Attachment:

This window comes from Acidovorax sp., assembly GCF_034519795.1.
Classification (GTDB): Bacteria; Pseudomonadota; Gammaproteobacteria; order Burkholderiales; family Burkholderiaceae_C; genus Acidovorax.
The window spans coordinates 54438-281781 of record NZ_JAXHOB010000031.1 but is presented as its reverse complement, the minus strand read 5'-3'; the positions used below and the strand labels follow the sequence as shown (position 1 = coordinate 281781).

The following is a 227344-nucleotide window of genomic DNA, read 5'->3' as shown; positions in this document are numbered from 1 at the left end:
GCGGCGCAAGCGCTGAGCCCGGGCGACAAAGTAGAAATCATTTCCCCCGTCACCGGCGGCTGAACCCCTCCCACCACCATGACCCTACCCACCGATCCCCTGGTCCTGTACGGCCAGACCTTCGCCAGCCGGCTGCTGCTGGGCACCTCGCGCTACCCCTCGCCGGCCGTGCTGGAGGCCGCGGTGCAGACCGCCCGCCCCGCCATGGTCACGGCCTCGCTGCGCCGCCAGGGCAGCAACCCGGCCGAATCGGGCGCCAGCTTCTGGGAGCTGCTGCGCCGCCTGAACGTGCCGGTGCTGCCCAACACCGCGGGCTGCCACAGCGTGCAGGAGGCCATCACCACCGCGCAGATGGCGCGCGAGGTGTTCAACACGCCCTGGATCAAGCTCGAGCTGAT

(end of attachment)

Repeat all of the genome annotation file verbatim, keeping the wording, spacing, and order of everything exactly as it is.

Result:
This window comes from Acidovorax sp., assembly GCF_034519795.1.
Classification (GTDB): Bacteria; Pseudomonadota; Gammaproteobacteria; order Burkholderiales; family Burkholderiaceae_C; genus Acidovorax.
The window spans coordinates 54438-281781 of record NZ_JAXHOB010000031.1 but is presented as its reverse complement, the minus strand read 5'-3'; the positions used below and the strand labels follow the sequence as shown (position 1 = coordinate 281781).

The following is a 227344-nucleotide window of genomic DNA, read 5'->3' as shown; positions in this document are numbered from 1 at the left end:
GCGGCGCAAGCGCTGAGCCCGGGCGACAAAGTAGAAATCATTTCCCCCGTCACCGGCGGCTGAACCCCTCCCACCACCATGACCCTACCCACCGATCCCCTGGTCCTGTACGGCCAGACCTTCGCCAGCCGGCTGCTGCTGGGCACCTCGCGCTACCCCTCGCCGGCCGTGCTGGAGGCCGCGGTGCAGACCGCCCGCCCCGCCATGGTCACGGCCTCGCTGCGCCGCCAGGGCAGCAACCCGGCCGAATCGGGCGCCAGCTTCTGGGAGCTGCTGCGCCGCCTGAACGTGCCGGTGCTGCCCAACACCGCGGGCTGCCACAGCGTGCAGGAGGCCATCACCACCGCGCAGATGGCGCGCGAGGTGTTCAACACGCCCTGGATCAAGCTCGAGCTGAT